The title of this blog is adapted from Jesus’s Parable in Luke 19: 12 – 27

“He said therefore, A certain nobleman went into a far country to receive for himself a kingdom, and to return. And he called his ten servants, and delivered them ten pounds, and said unto them, Occupy till I come. But his citizens hated him, and sent a message after him, saying, We will not have this man to reign over us” (Luke 19:12-14)

It’s often quite easy to remember what happens after verse 15. The rewards being given to those who produced a return, and what’s been taken away from the one who hid his talent, but I’ve found that we almost always completely forget to pay close attention to the guys who said “This one will never rule over us”.

The parable goes on to conclude with “But those mine enemies, which would not that I should reign over them, bring hither, and slay them before me”.

Obviously, this parable was a jab at the religious elite who completely rejected Jesus as the messiah, but it doesn’t stop with them. This group technically covers the category of everyone who reject’s God’s dominion, under the rulership and reign of this one man “Yeshua” son of David.

An interesting story to note is when the Israelites requested a king for themselves for the first time in 1 Samuel 8. Where Samuel makes his sons judges over Israel because he was old, but the elders rejected him, because the sons weren’t exactly good, and they didn’t walk with God as Samuel did. Yet, God answers Samuel by saying; “give them what they want. For they have not rejected you, but me, that I should not rule over them”.

1 Samuel 8:7 and the LORD said unto Samuel, Hearken unto the voice of the people in all that they say unto thee: for they have not rejected thee, but they have rejected me, that I should not reign over them

In this story, we see that God isn’t so much concerned with Samuel’s sons not being in the right. But he attributes the rejection of Samuels sons to himself. I.e. just by rejecting what God has set in order (or in motion) the people were inadvertently rejecting God. Just by thinking that they were more righteous, and/or that they had some kind of place to judge the integrity or the righteousness of Samuel‘s sons meant they had judged God unworthy of being king over them. However, Moses does say they were allowed to put one of their brothers as king over themselves, just they weren’t to crown a foreigner as King (Deut 17:15). Was God potentially alluding to the future event of the Messiah’s rejection???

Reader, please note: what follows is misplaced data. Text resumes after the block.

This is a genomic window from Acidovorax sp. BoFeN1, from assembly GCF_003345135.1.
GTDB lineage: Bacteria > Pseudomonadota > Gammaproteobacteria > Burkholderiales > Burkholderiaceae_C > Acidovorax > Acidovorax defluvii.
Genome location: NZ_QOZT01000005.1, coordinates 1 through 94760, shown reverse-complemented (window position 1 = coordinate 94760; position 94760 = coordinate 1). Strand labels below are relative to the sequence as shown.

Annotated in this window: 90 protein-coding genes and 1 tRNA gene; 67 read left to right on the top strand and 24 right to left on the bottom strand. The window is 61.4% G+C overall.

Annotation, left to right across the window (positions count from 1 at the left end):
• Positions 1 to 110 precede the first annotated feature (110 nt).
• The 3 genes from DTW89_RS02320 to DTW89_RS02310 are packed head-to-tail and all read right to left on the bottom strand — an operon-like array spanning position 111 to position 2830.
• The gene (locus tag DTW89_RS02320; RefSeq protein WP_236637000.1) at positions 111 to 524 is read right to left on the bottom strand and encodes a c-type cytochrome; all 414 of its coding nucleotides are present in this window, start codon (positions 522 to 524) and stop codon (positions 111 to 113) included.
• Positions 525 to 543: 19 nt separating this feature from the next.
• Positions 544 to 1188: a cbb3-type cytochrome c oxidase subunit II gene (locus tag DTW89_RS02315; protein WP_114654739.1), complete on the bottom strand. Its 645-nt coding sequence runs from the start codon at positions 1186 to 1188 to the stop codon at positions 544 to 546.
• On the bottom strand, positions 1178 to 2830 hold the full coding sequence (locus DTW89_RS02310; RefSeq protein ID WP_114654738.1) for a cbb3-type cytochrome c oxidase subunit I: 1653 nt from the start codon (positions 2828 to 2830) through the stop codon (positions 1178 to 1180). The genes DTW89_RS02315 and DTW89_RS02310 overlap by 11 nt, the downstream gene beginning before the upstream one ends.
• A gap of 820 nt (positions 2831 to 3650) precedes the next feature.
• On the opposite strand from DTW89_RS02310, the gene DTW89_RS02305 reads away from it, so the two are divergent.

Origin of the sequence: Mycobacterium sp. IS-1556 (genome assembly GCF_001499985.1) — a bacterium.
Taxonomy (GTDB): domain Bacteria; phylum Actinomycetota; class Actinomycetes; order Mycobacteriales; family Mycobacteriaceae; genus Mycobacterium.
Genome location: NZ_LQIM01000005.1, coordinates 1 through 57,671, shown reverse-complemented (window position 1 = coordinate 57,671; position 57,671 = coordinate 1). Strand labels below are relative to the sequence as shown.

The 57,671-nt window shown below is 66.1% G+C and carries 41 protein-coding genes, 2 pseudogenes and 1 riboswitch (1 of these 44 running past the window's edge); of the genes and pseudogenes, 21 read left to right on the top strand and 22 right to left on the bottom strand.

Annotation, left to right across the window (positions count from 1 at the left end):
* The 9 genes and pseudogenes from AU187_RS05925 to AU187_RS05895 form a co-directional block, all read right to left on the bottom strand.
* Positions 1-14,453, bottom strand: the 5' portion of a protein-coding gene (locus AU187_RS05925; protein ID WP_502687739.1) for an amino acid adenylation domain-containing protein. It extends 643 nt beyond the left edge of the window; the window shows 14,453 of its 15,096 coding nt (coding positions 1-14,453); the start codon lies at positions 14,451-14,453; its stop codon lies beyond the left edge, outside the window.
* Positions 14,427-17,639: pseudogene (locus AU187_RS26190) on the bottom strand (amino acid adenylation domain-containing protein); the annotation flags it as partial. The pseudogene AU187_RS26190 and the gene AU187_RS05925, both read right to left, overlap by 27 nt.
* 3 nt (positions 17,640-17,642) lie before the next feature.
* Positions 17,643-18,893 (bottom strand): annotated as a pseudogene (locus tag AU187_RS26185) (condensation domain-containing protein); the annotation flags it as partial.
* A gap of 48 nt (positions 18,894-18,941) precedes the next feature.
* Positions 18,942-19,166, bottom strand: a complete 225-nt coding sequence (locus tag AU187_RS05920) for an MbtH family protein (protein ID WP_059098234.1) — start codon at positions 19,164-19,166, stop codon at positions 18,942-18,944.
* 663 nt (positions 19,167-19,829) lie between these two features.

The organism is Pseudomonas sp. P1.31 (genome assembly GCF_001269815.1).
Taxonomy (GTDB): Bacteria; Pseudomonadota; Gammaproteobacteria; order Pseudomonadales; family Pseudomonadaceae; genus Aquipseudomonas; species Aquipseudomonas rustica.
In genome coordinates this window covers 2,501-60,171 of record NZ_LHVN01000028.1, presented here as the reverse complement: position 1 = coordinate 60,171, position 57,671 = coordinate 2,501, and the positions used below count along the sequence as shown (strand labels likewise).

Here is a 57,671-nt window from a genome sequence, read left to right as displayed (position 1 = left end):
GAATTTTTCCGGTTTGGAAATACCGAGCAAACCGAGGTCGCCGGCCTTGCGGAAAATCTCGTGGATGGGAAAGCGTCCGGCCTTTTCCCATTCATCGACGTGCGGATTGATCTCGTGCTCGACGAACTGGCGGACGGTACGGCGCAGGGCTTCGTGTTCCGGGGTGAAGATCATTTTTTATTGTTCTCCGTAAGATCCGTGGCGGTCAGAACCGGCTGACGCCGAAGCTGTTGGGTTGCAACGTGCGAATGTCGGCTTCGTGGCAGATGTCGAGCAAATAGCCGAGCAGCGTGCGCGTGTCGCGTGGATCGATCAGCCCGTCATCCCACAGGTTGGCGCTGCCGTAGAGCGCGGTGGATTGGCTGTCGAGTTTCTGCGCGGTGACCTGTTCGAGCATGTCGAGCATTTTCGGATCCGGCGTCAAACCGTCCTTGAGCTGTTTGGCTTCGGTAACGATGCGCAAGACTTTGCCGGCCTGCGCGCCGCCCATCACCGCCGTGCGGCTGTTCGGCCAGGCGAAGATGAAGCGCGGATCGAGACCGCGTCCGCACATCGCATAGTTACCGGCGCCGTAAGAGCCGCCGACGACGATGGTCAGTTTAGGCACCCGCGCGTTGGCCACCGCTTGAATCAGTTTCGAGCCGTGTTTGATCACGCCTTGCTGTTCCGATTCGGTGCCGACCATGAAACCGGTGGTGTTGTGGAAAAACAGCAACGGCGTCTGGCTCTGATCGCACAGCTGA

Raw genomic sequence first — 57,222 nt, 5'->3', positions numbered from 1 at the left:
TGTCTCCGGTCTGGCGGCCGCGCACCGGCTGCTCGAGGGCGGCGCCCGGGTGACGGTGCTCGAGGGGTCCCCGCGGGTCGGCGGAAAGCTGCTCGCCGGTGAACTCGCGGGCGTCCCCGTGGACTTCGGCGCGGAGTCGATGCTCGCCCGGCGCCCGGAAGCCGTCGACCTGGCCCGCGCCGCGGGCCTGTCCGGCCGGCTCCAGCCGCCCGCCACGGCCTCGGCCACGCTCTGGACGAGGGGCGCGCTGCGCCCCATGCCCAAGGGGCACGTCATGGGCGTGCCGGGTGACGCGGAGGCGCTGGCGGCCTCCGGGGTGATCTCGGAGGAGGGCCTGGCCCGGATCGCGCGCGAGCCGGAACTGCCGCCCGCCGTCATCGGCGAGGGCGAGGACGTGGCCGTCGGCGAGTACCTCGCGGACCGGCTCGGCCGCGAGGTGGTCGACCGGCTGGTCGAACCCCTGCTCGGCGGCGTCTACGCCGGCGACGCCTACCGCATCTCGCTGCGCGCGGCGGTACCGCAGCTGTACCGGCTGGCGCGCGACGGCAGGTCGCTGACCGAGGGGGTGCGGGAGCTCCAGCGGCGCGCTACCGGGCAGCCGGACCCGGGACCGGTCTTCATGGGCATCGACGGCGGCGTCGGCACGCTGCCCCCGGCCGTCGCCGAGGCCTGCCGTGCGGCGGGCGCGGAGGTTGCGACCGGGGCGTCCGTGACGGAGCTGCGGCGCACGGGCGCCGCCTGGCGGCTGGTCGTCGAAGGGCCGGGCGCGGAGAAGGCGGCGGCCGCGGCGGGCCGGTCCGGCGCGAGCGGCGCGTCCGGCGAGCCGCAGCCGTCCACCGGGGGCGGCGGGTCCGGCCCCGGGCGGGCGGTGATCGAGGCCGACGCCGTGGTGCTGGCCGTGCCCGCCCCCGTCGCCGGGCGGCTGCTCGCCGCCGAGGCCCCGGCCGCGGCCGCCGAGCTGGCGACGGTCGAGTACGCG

In our Generation we criticize our leaders (and perhaps we ought to), but when they are elected into office, do we respect them or do we cry out and say “this one shall not reign over me”.

The Bible says Christ is the head of Every man (1 Corinthians 11:3). Not some men, but every Man. This includes the good and the bad alike. So if we reject a certain man who Christ is indeed the head of, are we rejecting Christ and cutting him off as those of his generation did?

I subtitled this post “knowing when to say yes, and knowing when to say no”, because thinking through the idea of submitting to God’s dominion reminds me of Jesus’s temptation when Satan says “if you bow down and worship me, I will give you all the kingdoms of the world, for they have been given to me”.